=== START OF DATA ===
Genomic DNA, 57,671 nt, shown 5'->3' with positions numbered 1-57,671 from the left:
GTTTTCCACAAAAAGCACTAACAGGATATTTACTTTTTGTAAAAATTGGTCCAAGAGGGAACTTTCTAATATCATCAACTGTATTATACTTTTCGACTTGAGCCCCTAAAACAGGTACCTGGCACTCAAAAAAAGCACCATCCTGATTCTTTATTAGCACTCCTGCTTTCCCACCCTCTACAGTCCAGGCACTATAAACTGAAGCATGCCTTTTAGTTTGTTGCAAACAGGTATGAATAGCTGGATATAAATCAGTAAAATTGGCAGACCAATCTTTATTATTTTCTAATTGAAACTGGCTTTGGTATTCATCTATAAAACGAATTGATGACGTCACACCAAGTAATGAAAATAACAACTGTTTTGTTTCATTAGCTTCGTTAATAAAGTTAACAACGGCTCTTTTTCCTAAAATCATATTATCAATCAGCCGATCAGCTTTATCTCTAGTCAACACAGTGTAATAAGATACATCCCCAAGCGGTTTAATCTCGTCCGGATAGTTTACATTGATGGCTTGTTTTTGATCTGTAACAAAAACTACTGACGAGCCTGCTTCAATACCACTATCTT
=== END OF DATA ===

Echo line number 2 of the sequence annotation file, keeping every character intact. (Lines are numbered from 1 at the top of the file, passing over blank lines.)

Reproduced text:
GTTTTCCACAAAAAGCACTAACAGGATATTTACTTTTTGTAAAAATTGGTCCAAGAGGGAACTTTCTAATATCATCAACTGTATTATACTTTTCGACTTGAGCCCCTAAAACAGGTACCTGGCACTCAAAAAAAGCACCATCCTGATTCTTTATTAGCACTCCTGCTTTCCCACCCTCTACAGTCCAGGCACTATAAACTGAAGCATGCCTTTTAGTTTGTTGCAAACAGGTATGAATAGCTGGATATAAATCAGTAAAATTGGCAGACCAATCTTTATTATTTTCTAATTGAAACTGGCTTTGGTATTCATCTATAAAACGAATTGATGACGTCACACCAAGTAATGAAAATAACAACTGTTTTGTTTCATTAGCTTCGTTAATAAAGTTAACAACGGCTCTTTTTCCTAAAATCATATTATCAATCAGCCGATCAGCTTTATCTCTAGTCAACACAGTGTAATAAGATACATCCCCAAGCGGTTTAATCTCGTCCGGATAGTTTACATTGATGGCTTGTTTTTGATCTGTAACAAAAACTACTGACGAGCCTGCTTCAATACCACTATCTT